The principal purpose of the legislation is to protect privacy. The legislation has implications in relation to the retention and use of such information for marketing and other purposes.
Personal information must be acquired fairly, freely and lawfully. Individuals should be told and specifically consent to what will be done with their personal information. Personal information must not be used for another purpose that would not be expected. For example, if a person is told and agrees by a seller that his contact details will be used for direct marketing of a company’s own products and services, it must not pass this information on to another entity.
The EU has made a Directive to tackle so-called “spam” or unsolicited mail. The rules cover marketing by electronic means such as email, telephone, fax, voicemail and similar automatic means. Direct marketing to individuals without prior consent, is prohibited. Direct marketing to businesses is prohibited if the recipient has “opted out” by communicating its objection or registering its objection in the National Directory Database.
The E-Commerce regulations protect against unsolicited (spam) mail. Unsolicited mail must be clearly identified as such. Where a recipient consents to the receipt of mail, he retains the right to opt out. The opt-out must be set out in a form that is easily accessible to customers and to potential customers. It must be set out on the website, at every point at which data is captured such as login and registration.
Where a service provider sends an e-mail, the commercial nature and identity of the sender must be identifiable. Details must be included of how the recipient can register his choice (in particular to opt out) regarding further direct mail.
It is an offence to send an e-mail for the purpose of direct marketing which disguises or conceals the identity of the sender or is made without a valid address to which the recipient may opt out. The nature of the communication must be identifiable on the subject line.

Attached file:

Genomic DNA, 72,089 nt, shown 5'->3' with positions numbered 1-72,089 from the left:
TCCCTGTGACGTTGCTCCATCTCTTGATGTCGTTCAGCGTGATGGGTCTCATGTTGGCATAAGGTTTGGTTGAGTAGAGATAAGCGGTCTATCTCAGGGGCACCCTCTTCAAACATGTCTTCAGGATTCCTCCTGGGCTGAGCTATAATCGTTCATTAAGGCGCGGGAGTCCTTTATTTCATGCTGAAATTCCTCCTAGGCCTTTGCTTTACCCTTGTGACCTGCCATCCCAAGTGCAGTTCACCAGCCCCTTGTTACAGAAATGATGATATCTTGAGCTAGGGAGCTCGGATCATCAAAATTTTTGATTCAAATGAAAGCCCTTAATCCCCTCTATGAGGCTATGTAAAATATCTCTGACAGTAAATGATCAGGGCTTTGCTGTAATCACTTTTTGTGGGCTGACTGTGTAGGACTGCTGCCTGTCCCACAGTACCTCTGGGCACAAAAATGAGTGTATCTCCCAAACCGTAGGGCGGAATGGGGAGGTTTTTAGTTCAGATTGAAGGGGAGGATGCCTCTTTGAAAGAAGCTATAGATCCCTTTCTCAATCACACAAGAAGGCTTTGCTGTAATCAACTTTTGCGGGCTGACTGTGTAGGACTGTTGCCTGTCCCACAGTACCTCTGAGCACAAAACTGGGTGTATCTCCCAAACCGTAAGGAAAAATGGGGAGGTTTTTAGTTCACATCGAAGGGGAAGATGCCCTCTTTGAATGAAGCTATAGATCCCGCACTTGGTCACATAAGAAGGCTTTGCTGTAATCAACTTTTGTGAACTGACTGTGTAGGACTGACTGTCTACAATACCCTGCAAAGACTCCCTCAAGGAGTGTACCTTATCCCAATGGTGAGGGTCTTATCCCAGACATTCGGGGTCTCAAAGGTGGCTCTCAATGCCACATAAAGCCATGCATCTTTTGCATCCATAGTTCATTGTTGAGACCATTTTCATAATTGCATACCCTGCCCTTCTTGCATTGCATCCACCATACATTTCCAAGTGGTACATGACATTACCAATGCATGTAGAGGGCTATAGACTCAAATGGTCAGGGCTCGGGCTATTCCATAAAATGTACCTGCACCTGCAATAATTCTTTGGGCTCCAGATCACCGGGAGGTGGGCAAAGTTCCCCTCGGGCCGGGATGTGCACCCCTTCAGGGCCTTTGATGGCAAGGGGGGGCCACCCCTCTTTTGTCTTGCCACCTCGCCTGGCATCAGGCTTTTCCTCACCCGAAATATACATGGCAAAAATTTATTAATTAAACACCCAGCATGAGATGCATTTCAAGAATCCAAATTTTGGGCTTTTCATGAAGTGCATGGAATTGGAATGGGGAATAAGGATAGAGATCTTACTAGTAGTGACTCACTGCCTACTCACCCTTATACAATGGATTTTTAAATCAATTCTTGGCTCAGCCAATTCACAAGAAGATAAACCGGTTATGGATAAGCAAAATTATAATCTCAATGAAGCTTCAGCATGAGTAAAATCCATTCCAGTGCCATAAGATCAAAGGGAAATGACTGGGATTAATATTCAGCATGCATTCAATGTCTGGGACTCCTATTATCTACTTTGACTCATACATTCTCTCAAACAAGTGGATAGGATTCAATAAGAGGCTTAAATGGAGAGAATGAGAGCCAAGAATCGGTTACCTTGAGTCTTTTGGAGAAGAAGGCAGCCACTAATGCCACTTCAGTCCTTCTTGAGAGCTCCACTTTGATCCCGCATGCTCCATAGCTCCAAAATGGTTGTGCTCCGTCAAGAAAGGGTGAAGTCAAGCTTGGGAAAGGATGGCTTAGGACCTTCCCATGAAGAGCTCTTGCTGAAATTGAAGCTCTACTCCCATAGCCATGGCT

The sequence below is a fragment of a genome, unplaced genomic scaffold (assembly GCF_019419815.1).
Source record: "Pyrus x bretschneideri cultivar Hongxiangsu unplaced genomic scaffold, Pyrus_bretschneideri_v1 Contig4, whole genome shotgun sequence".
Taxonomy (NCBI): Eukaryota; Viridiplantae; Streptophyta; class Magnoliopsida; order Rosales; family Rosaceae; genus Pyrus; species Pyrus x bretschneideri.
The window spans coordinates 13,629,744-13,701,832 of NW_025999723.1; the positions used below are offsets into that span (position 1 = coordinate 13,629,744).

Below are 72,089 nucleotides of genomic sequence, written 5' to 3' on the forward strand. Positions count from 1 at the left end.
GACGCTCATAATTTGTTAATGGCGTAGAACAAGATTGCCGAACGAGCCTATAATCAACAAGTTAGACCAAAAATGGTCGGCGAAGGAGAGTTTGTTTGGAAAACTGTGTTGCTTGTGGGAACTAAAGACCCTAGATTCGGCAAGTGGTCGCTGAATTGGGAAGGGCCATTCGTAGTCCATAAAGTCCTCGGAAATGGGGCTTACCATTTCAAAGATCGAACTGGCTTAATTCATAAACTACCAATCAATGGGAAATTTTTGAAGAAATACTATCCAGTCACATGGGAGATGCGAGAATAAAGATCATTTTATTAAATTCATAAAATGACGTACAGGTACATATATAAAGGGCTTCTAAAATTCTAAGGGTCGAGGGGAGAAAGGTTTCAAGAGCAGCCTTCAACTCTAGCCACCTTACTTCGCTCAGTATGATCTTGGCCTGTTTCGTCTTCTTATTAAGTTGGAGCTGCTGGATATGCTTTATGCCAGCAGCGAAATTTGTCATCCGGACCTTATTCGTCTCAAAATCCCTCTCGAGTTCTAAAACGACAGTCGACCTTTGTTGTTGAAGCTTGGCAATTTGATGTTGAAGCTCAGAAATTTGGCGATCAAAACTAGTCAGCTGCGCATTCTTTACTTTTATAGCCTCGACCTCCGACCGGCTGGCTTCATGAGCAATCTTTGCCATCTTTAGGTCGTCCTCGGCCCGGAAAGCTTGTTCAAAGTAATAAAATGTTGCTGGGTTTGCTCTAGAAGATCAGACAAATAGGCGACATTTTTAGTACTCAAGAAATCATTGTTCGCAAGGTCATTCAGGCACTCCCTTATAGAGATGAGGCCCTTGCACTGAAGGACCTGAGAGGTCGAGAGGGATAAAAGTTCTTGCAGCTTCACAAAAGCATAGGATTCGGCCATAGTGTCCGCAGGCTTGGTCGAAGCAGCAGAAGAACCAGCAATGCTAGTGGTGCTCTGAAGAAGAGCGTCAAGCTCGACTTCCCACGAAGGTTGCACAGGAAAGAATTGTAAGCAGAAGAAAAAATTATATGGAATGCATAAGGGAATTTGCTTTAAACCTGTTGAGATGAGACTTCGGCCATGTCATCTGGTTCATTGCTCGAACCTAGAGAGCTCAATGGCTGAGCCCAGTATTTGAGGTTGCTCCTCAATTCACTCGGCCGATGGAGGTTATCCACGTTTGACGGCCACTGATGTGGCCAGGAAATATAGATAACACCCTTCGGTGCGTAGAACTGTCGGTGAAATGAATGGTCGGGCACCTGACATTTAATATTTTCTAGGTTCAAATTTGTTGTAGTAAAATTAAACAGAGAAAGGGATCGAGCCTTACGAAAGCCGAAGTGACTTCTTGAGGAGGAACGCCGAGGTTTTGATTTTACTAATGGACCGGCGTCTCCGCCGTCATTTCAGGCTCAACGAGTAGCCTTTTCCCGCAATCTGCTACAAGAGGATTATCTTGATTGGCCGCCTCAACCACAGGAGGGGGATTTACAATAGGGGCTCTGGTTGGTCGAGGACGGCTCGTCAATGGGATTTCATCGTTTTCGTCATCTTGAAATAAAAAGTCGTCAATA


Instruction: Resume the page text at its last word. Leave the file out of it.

Information Society Services
The E-Commerce Directive was designed to contribute to the proper functioning of the internal EU market by ensuring free movement of “information society services” between member states. The purpose was to harmonise EU laws in relation to the establishment of providers of information society services, commercial communications, electronic contracts, the liability of intermediaries, codes of conduct, out of court dispute procedures and litigation.
The Directive covers online activity such as online information, advertising, online shopping and online contracting. It does not affect legal requirements in member states such as safety standards, labelling, liability for goods and requirements relating to delivery of transport of goods. The Directive does not apply to the activities of notaries, lawyers, gamblers or bookies.
Definition of Information Society Services
“Information society services” are economic activities which take place online. The sale of goods online is covered by the Directive but the delivery of the goods and provision of off-line services will not be covered. The use of email by itself would not constitute an “information society service”.
“Information society services” are services normally provided for remuneration at a distance by electronic means at the individual request of the recipient of the services. “At a distance” implies that the services provider and the customer are not simultaneously present at any stage. “Electronic” means that the service is sent initially and received at its destination by electronic equipment for the processing and storage of data. This does not cover radio or broadcasting services.